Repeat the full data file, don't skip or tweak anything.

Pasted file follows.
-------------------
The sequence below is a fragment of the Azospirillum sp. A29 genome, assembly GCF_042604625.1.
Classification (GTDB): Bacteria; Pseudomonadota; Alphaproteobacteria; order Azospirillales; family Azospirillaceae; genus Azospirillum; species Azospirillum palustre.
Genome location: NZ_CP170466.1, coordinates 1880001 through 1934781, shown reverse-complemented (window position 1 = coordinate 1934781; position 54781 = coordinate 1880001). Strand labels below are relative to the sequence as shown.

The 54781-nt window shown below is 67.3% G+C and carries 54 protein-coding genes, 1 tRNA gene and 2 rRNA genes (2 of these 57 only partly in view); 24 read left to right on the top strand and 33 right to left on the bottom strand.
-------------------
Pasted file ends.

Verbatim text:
The sequence below is a fragment of the Azospirillum sp. A29 genome, assembly GCF_042604625.1.
Classification (GTDB): Bacteria; Pseudomonadota; Alphaproteobacteria; order Azospirillales; family Azospirillaceae; genus Azospirillum; species Azospirillum palustre.
Genome location: NZ_CP170466.1, coordinates 1880001 through 1934781, shown reverse-complemented (window position 1 = coordinate 1934781; position 54781 = coordinate 1880001). Strand labels below are relative to the sequence as shown.

The 54781-nt window shown below is 67.3% G+C and carries 54 protein-coding genes, 1 tRNA gene and 2 rRNA genes (2 of these 57 only partly in view); 24 read left to right on the top strand and 33 right to left on the bottom strand.